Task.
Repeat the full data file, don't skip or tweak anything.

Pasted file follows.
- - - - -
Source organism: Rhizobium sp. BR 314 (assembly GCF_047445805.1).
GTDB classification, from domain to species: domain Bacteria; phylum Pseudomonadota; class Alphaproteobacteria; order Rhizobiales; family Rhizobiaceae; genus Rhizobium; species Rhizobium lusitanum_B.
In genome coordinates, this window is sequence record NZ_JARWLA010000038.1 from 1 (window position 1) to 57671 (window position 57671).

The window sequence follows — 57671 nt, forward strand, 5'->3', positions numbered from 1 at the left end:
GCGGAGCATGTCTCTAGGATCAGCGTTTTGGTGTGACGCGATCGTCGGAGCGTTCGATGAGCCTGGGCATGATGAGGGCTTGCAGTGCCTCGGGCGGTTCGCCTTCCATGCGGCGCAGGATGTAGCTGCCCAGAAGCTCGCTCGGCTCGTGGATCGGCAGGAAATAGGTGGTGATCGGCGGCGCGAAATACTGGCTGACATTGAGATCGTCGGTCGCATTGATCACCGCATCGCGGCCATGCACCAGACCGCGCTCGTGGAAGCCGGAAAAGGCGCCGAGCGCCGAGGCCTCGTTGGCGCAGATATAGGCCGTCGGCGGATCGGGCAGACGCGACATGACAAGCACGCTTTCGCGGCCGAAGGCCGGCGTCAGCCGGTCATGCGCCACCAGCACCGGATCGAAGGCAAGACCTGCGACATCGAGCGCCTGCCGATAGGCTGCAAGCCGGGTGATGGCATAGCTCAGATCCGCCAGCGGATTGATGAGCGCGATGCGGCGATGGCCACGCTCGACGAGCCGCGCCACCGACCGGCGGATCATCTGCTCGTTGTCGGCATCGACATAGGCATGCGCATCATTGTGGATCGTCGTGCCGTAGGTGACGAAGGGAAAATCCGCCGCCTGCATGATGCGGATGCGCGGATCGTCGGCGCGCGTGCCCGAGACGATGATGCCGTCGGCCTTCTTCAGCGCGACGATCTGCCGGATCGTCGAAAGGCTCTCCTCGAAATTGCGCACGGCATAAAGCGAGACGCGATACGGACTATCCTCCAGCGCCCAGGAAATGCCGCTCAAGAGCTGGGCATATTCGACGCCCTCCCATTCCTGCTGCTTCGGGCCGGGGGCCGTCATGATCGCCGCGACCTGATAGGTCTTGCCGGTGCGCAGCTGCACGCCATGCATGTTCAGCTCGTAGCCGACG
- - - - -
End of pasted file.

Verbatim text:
Source organism: Rhizobium sp. BR 314 (assembly GCF_047445805.1).
GTDB classification, from domain to species: domain Bacteria; phylum Pseudomonadota; class Alphaproteobacteria; order Rhizobiales; family Rhizobiaceae; genus Rhizobium; species Rhizobium lusitanum_B.
In genome coordinates, this window is sequence record NZ_JARWLA010000038.1 from 1 (window position 1) to 57671 (window position 57671).

The window sequence follows — 57671 nt, forward strand, 5'->3', positions numbered from 1 at the left end:
GCGGAGCATGTCTCTAGGATCAGCGTTTTGGTGTGACGCGATCGTCGGAGCGTTCGATGAGCCTGGGCATGATGAGGGCTTGCAGTGCCTCGGGCGGTTCGCCTTCCATGCGGCGCAGGATGTAGCTGCCCAGAAGCTCGCTCGGCTCGTGGATCGGCAGGAAATAGGTGGTGATCGGCGGCGCGAAATACTGGCTGACATTGAGATCGTCGGTCGCATTGATCACCGCATCGCGGCCATGCACCAGACCGCGCTCGTGGAAGCCGGAAAAGGCGCCGAGCGCCGAGGCCTCGTTGGCGCAGATATAGGCCGTCGGCGGATCGGGCAGACGCGACATGACAAGCACGCTTTCGCGGCCGAAGGCCGGCGTCAGCCGGTCATGCGCCACCAGCACCGGATCGAAGGCAAGACCTGCGACATCGAGCGCCTGCCGATAGGCTGCAAGCCGGGTGATGGCATAGCTCAGATCCGCCAGCGGATTGATGAGCGCGATGCGGCGATGGCCACGCTCGACGAGCCGCGCCACCGACCGGCGGATCATCTGCTCGTTGTCGGCATCGACATAGGCATGCGCATCATTGTGGATCGTCGTGCCGTAGGTGACGAAGGGAAAATCCGCCGCCTGCATGATGCGGATGCGCGGATCGTCGGCGCGCGTGCCCGAGACGATGATGCCGTCGGCCTTCTTCAGCGCGACGATCTGCCGGATCGTCGAAAGGCTCTCCTCGAAATTGCGCACGGCATAAAGCGAGACGCGATACGGACTATCCTCCAGCGCCCAGGAAATGCCGCTCAAGAGCTGGGCATATTCGACGCCCTCCCATTCCTGCTGCTTCGGGCCGGGGGCCGTCATGATCGCCGCGACCTGATAGGTCTTGCCGGTGCGCAGCTGCACGCCATGCATGTTCAGCTCGTAGCCGACG